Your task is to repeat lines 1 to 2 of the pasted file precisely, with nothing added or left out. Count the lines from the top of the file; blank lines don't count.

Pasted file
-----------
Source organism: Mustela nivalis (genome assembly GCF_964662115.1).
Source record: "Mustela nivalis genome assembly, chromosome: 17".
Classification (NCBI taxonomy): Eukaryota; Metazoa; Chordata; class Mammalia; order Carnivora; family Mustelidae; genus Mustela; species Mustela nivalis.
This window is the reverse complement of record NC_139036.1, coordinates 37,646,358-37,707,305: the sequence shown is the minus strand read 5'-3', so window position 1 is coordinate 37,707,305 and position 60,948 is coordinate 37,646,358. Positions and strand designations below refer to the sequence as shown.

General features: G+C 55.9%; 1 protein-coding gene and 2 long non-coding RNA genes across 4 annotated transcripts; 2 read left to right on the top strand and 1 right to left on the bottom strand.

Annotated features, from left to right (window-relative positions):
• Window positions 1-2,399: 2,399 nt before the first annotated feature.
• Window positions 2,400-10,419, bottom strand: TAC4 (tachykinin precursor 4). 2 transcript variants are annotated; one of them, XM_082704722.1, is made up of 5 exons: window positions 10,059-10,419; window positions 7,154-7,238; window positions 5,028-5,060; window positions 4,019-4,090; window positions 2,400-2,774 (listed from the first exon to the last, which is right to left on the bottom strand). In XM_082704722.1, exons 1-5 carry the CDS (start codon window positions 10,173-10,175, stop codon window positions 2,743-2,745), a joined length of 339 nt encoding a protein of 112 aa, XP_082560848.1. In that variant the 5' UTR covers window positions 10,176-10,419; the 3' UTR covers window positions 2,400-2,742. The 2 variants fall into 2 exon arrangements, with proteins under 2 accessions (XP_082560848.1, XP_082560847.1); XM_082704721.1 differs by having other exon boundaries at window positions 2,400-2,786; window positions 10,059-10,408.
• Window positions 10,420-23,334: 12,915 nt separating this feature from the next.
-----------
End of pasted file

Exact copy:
Source organism: Mustela nivalis (genome assembly GCF_964662115.1).
Source record: "Mustela nivalis genome assembly, chromosome: 17".